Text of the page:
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bruce j-n
19-03-04, 17:03
Be gentle---it is my first post.

On SIRR, there was a point made to the effect that Law 10.4.e states:
<q>All forms of dangerous tackling must be dealt with severely. A player who commits this type of foul <b>must</b> be sent off.</q>

So, then, must I show every high-tackler a red-card? If I only call a penalty, or show a yellow, would not the opposing captain have a valid argument?

Cheers.

SimonSmith
19-03-04, 20:03
Be gentle---it is my first post.

On SIRR, there was a point made to the effect that Law 10.4.e states:
<q>All forms of dangerous tackling must be dealt with severely. A player who commits this type of foul <b>must</b> be sent off.</q>

So, then, must I show every high-tackler a red-card? If I only call a penalty, or show a yellow, would not the opposing captain have a valid argument?

Cheers.
GReat question!

I think that your getout is this paragraph: "The referee decides whether or not a tackle is dangerous. The referee takes into account the circumstances, such as the apparent intentions of the tackler, or the nature of the tackle, or the defenceless position of the player being tackled or knocked over. Any of these may result in serious injury."

I should have been born a lawyer....

1.The laws say that dangerous tackles must be sent off. The law you cite specifies that certain kinds of tackles are "dangerous play."
2. "Dangerous play" is NOT the same as a "dangerous tackle" - the law applies different phraseology.
3. My "get out" interpretation" is that you can judge a tackle to be dangerous play or misconduct, without it necessarily being a dangerous tackle. If you decide that it is a dangerous tackle, then it has to be red, by the law book.

That means that if you're only giving a yellow, you need to make sure that you tell him it's for dangerous play and not a dangerous tackle.

That's my best - sorry!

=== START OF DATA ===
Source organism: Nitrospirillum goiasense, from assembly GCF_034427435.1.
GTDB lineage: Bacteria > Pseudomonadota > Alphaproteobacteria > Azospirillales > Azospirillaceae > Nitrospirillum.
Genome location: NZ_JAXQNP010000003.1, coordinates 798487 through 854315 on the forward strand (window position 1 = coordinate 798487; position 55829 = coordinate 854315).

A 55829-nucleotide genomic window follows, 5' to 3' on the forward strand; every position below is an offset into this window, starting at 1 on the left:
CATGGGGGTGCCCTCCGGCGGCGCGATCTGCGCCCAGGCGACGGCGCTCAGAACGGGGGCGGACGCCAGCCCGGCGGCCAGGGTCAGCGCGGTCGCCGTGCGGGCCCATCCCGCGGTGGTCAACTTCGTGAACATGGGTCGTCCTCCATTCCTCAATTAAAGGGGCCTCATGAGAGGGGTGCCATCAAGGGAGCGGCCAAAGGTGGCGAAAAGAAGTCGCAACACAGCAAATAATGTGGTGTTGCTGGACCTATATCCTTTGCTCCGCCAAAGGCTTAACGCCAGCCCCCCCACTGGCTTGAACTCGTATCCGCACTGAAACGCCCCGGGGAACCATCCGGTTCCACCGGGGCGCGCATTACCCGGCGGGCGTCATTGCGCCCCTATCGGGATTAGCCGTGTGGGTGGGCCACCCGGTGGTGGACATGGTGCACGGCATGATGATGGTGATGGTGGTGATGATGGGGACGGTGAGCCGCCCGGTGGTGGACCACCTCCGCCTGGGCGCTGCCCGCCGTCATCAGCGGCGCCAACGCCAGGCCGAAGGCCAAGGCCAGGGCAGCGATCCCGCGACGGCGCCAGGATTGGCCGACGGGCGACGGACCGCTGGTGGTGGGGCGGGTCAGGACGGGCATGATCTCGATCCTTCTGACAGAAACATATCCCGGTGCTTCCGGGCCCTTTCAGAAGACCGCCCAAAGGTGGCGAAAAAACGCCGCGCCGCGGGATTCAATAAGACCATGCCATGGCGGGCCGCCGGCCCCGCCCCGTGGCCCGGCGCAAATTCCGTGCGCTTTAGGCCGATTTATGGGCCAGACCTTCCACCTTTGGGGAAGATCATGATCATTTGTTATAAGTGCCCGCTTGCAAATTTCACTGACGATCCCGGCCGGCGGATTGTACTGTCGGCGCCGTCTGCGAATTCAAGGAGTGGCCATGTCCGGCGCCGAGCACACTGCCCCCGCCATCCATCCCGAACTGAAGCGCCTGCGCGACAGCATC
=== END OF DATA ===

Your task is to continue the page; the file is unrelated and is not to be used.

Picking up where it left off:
Deeps
19-03-04, 21:03
There is something instantaneous about whether play or a tackle deserves a red card. It becomes immediately clear that this level of sanction is necessary. Whereas safety is paramount, where tackles have potential to be dangerous there is the need for judgement and Simon has quoted the paragraph that indicates the thought process the referee has to go through when considering action.

At all levels, if some of the tackles are notionally high e.g. one arm over the shoulder, yet do not otherwise cause a problem I may ask players generally to 'watch the high ones please' to show that I am aware of the technical infringement and prepared to escalate my response if so warranted. I may also have a public word with the skipper to back this up. Where a high tackle clearly causes a problem then a penalty will be appropriate of course. It is a potential flash point however and depending on the level of the game, advantage may be possible but then I might call out what the advantage is for to show that I have reacted to the offence and to prevent retaliation. On the few occasions where I have seen a dangerous tackle then the need for a red card has been obvious. I recall one such occasion last season where a defender made no attempt to tackle the ball carrier and just blocked him instead, knocking the ball carrier to the ground.